Teaming up for Mutual Learning - a Case Study of Merging Innovation Approaches of a Medium-sized Company
Editor: Kovacevic, Ahmed, Ion, William, McMahon, Chris, Buck, Lyndon and Hogarth, Peter
Author: Poulsen, Søren Bolvig; Pedersen, Tanja Aabo; Ovesen, Nis
Section: Industrial collaboration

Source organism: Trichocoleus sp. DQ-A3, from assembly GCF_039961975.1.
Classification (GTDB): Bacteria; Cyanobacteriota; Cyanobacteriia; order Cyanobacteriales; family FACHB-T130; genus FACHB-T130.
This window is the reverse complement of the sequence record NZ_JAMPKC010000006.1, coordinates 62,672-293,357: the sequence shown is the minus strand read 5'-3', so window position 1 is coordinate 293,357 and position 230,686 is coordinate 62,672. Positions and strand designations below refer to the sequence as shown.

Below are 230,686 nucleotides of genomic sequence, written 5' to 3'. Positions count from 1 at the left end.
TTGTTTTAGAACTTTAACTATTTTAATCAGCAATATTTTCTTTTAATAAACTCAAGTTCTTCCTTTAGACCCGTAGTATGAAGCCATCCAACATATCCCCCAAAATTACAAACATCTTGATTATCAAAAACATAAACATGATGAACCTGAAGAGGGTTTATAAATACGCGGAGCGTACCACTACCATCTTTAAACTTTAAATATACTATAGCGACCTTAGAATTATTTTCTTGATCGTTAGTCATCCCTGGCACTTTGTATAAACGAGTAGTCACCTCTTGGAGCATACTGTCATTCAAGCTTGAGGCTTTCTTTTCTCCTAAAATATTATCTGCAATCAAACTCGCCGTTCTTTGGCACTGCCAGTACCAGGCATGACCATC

The focus of this paper is two-folded within the theme of collaboration between education and industry. Firstly it unfolds how learning for design-engineer students can be established and facilitated in a dynamic setting with industrial partners and secondly how industrial partners can benefit from student collaboration. The paper is based on research activities carried out in the context of a 3rd semester project at the Industrial Design Msc. program at The School of Architecture, Design & Planning at Aalborg University. At School of Architecture, Design and Planning the teaching style is Problem Based Learning (PBL). In PBL, student’s focuses on a complex problem that does not have a single correct answer – in this case the addressed problem was concerned with the innovation approach of a medium-sized company. Traditionally innovation projects and strategic planning has emerged from top managers offices and has been based on i.a. technological an economic factors. An alternative approach has emerged that suggests that innovation is most successfully initiated by the research and design resources with-in a company. The two approaches are denoted as respectively top-down and bottom-up (Munnecke & Van der Lugt, 2006). Practicing the top-down approach was familiar and integrated within the company, while the student introduced the bottom-up approach during the project. The project also investigated how these different approaches could work together. It was hereby investigated how to exploit the knowledge and competencies of both the top managers and the research and design resources. The paper presents a number of activities carried out in a case context, illustrating methodologies applied and experiences gained in how to integrate the top-down and bottom-up approach to innovation. Based on the students’ work a set of guidelines is provided on how to plan and carry out activities that supports the integration of the two approaches. The construction of the collaboration offered mutual benefit for both involved parties. The student was offered a realistic case with actual problems to address. Here she could practice her the future role and get knowledge of constraints within industry together with applying her trained skills and demonstrate her professional competence in facilitating an organizational change with, for the company, new ways of working. The company received a fresh, theoretical strong and practical oriented suggestion for new bottom up ways of working together with concrete and pragmatic methodologies for bridging their exciting top down approach with a bottom up approach. Their learning was also stretched over the entire project as an iterative and event oriented approach was applied. This is a good example of the mutual benefits that can arise when collaboration between education and industry is established.